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He Restores My Soul

August 7, 2014

Well, it’s been a long time since I posted (I know y’all have been waiting with bated breath). During my two weeks at Waypost, one of the three camps of Crossways Camping Ministries, I was pretty intentional about unplugging from social media, and that included blogging. Exception was made, of course, to stay up to date with my Royals!

Since returning to Minnesota and being reunited with my family, I’ve had a hard time finding the words to put to my experience. I suppose it’s time to try.

I was at Waypost for a variety of reasons: personal renewal, time with my family in God’s good creation, and to be a pastoral presence to the Youth Enrichment Training (YET) program, a two-week, intensive discipleship ministry for senior high youth. Erika and the kids were with me for the first five days. This was a wonderful time, highlighted by splashing around in Mission Lake and watching Greta dive into camp life. But it was also a chaotic time; having a family at camp – especially when its not a family camp – is hard work, especially for Erika. It was fun and meaningful, but exhausting. It was a blessing for them to head out and do other things with family.

This left me, as planned, on my own for the second week. I had ample time to read, which I used mostly to plough through a bunch of N.T. Wright’s more accessible works. There was plenty of downtime to pray and reflect. But most of all, there was time with the Yetters, fourteen amazing youth and their three counselors.

It was a deeply kairotic time, filled with the presence of the Spirit shared in community. We camped out in the woods and found solace in silence. We went caving, which pushed many of us – myself included – beyond our comfort zones. We rode bikes and went on a ten-hour canoe trip. We explored themes of Christian discipleship and asked what it means to follow Jesus as young people in this confusing world. We dug deep into the scriptures, shared the Lord’s Supper, and washed one another’s feet. We commissioned one another for service in our communities and world. We laughed a lot, and we cried a fair amount, too, as Jesus revealed himself to us over and over again.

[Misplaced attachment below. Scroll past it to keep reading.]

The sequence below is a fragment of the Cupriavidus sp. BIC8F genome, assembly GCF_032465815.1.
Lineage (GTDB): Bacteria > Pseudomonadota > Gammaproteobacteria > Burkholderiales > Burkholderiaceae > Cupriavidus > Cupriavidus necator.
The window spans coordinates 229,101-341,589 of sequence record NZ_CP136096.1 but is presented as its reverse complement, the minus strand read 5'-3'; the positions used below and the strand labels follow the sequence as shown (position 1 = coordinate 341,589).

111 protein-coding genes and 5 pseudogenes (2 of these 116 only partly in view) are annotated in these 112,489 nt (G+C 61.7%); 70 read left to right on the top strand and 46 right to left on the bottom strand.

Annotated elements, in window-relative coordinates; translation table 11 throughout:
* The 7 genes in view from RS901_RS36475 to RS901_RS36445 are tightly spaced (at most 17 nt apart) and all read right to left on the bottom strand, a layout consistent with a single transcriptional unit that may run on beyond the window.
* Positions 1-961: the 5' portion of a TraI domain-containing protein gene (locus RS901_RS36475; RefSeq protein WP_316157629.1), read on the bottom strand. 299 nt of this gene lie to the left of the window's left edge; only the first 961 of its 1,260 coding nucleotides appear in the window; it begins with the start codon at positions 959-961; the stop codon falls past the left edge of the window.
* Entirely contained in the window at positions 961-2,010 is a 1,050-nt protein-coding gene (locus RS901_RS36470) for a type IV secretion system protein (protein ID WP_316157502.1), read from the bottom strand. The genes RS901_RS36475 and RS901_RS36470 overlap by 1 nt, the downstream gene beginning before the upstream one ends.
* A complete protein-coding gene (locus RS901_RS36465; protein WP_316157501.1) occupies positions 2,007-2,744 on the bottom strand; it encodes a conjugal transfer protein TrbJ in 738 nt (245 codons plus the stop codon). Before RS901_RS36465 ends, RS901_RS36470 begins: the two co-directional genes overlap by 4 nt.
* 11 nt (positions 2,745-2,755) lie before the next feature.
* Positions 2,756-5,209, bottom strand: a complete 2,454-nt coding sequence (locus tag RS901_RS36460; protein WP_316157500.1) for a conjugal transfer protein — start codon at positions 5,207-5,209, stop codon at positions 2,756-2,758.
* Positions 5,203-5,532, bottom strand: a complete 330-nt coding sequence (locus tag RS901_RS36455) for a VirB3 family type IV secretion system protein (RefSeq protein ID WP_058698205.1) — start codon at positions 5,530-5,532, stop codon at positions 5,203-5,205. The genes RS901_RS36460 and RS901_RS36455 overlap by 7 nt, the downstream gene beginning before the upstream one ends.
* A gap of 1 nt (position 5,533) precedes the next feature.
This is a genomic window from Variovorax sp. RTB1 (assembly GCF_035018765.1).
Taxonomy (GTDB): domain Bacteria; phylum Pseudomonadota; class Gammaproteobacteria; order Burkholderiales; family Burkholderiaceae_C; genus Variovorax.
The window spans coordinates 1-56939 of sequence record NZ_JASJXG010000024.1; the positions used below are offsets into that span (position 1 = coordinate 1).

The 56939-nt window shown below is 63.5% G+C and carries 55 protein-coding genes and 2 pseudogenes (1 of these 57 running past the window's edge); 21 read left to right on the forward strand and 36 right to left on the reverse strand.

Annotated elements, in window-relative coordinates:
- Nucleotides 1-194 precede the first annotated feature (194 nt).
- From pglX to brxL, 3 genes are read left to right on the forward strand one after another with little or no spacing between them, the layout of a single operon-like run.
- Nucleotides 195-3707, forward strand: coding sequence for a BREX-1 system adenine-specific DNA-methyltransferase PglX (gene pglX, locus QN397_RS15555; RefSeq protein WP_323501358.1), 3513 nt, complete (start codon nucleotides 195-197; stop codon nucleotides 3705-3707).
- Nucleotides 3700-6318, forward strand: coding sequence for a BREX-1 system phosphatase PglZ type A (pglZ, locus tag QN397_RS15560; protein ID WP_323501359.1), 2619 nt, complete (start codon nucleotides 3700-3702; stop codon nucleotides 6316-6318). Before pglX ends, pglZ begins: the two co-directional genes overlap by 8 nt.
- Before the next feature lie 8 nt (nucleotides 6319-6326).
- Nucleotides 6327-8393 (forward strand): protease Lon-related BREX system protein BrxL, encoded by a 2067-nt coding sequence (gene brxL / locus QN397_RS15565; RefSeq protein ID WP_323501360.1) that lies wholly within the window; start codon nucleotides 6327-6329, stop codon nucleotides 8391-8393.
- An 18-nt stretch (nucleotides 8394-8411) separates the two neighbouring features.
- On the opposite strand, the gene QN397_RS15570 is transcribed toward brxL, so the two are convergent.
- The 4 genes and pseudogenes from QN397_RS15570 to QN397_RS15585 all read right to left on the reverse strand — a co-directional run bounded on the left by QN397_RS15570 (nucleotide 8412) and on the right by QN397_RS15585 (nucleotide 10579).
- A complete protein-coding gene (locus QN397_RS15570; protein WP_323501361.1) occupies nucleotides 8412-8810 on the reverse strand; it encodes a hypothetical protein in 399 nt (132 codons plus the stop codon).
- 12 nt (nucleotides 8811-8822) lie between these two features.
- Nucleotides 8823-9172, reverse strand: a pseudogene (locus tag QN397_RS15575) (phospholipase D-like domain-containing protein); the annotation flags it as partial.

But perhaps best of all, for me, were the conversations, both as a group and individually, that I had with these Christ-centered children of God, conversations that revolved around issues of doubt and faith, purpose and passion, brokenness and healing. In praying and speaking with these young women and men I was able to see the presence of Jesus in my own doubt, my own questions of purpose, my own brokenness.

And a strange thing happened: I fell in love with being a pastor all over again, discovering deep joy in this strange calling. Honestly, I didn’t know that I had fallen a bit out of love with it, but I think I had. There have been some deep valleys of late and I was struggling in ways I couldn’t have named until the Shepherd showed himself to me in the faces of these youth, wise and faithful beyond their years. In the 23rd Psalm, God promises to come alongside us, no matter where we’re walking, and bring restoration and renewal to our souls. And as God promises, God does.

At Waypost, this happened to me. I am so incredibly grateful to have been able to return home to camp – to the place where Jesus first made himself known to me – and to have it happen all over again. I am thankful to the staff who made this possible. And I’m thankful to the Yetters, who showed me Jesus in so many ways.

So, you know, I guess sabbatical is working. My soul is being restored, my vocation reaffirmed. My Lord is at work in my life and in the life of my family. I am so thankful for the work to which I’ve been called and I think I’m just about ready to hit the ground running alongside the faithful folks at St. Peter’s – I know that Jesus has been showing up a lot in Pawleys Island this summer, too.

For this, Waypost, I say thanks!

And thank you, Jesus, for once again being there when I needed you.

From → Sabbatical 2014

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